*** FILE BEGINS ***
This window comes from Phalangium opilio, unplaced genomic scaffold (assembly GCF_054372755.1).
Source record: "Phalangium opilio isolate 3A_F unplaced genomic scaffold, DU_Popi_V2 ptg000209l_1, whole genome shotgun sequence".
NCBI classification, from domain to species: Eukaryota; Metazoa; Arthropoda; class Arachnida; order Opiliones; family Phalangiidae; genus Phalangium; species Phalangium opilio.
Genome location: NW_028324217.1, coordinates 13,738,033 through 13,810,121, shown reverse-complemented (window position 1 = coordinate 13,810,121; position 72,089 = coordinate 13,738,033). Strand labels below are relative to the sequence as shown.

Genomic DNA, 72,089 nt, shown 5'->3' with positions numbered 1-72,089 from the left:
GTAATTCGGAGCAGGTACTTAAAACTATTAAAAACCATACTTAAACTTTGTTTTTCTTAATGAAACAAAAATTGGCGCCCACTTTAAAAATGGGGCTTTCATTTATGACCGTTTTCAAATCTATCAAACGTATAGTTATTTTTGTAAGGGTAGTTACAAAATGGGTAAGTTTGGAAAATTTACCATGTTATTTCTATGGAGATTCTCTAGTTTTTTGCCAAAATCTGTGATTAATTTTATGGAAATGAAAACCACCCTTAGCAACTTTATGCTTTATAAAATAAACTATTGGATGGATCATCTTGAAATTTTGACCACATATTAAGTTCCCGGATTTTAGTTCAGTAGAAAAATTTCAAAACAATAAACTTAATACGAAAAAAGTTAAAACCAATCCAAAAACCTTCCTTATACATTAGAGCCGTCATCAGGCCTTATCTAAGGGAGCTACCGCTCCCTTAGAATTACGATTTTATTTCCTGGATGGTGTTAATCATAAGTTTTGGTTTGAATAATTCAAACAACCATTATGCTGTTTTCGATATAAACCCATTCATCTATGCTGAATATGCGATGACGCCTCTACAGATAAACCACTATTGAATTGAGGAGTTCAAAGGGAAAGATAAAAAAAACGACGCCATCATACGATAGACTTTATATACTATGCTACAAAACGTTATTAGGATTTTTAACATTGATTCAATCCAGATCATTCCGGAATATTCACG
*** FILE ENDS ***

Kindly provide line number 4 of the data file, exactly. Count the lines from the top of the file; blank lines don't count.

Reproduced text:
Genome location: NW_028324217.1, coordinates 13,738,033 through 13,810,121, shown reverse-complemented (window position 1 = coordinate 13,810,121; position 72,089 = coordinate 13,738,033). Strand labels below are relative to the sequence as shown.